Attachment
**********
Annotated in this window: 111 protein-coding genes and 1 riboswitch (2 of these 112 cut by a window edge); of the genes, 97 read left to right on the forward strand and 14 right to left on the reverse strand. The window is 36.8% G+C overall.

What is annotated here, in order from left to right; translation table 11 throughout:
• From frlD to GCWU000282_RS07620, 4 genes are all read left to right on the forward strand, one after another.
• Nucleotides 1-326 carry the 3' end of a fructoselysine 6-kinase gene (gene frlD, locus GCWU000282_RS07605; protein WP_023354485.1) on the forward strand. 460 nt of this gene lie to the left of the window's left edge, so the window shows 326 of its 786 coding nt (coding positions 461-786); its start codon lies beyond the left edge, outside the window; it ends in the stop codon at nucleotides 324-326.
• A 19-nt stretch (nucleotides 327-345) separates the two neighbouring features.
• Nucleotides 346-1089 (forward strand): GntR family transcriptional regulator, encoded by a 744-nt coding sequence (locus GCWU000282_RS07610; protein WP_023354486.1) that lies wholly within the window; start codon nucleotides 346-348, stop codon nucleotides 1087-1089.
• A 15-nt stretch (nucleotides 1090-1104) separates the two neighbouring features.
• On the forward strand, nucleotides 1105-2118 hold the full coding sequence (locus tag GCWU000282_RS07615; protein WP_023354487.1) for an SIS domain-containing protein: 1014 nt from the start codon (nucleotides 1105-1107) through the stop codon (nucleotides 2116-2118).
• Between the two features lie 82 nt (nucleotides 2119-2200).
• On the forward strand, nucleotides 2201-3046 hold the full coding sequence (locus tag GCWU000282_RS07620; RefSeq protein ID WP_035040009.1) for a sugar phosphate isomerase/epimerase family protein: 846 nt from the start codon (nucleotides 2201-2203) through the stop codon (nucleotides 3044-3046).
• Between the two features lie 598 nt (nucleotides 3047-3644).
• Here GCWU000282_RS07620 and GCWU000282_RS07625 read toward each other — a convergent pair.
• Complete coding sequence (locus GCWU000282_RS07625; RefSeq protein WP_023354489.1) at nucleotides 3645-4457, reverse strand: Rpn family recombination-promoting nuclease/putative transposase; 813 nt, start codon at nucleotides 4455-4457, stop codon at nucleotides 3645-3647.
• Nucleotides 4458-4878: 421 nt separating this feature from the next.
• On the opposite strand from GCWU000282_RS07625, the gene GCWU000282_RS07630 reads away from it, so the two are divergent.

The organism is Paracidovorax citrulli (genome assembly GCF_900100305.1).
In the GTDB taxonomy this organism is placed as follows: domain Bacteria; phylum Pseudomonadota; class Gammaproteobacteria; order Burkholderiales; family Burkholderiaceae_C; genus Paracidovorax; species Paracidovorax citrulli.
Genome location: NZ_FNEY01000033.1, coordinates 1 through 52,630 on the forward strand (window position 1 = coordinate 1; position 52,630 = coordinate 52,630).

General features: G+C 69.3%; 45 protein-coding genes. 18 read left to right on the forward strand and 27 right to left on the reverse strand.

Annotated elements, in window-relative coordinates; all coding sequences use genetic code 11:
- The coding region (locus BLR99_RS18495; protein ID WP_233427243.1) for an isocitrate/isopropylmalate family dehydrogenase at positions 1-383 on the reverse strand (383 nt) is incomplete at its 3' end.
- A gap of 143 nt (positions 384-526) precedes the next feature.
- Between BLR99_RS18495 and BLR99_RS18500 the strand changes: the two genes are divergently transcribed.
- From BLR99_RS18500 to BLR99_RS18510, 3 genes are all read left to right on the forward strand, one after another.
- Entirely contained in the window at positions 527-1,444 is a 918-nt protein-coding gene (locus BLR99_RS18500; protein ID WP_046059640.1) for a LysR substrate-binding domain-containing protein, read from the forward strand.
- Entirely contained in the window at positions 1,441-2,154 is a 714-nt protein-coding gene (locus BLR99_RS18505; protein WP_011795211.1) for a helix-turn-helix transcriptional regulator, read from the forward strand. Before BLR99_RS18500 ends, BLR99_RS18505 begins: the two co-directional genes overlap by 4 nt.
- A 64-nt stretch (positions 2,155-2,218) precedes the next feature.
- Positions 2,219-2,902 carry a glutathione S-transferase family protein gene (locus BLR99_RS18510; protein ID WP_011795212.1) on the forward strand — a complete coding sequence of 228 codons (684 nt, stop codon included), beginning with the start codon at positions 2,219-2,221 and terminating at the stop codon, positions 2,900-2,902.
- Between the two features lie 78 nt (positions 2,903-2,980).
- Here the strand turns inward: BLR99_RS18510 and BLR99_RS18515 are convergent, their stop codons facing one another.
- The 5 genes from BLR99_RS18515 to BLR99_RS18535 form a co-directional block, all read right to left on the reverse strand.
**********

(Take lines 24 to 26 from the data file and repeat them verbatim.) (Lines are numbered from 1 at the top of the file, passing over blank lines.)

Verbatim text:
- From BLR99_RS18500 to BLR99_RS18510, 3 genes are all read left to right on the forward strand, one after another.
- Entirely contained in the window at positions 527-1,444 is a 918-nt protein-coding gene (locus BLR99_RS18500; protein ID WP_046059640.1) for a LysR substrate-binding domain-containing protein, read from the forward strand.
- Entirely contained in the window at positions 1,441-2,154 is a 714-nt protein-coding gene (locus BLR99_RS18505; protein WP_011795211.1) for a helix-turn-helix transcriptional regulator, read from the forward strand. Before BLR99_RS18500 ends, BLR99_RS18505 begins: the two co-directional genes overlap by 4 nt.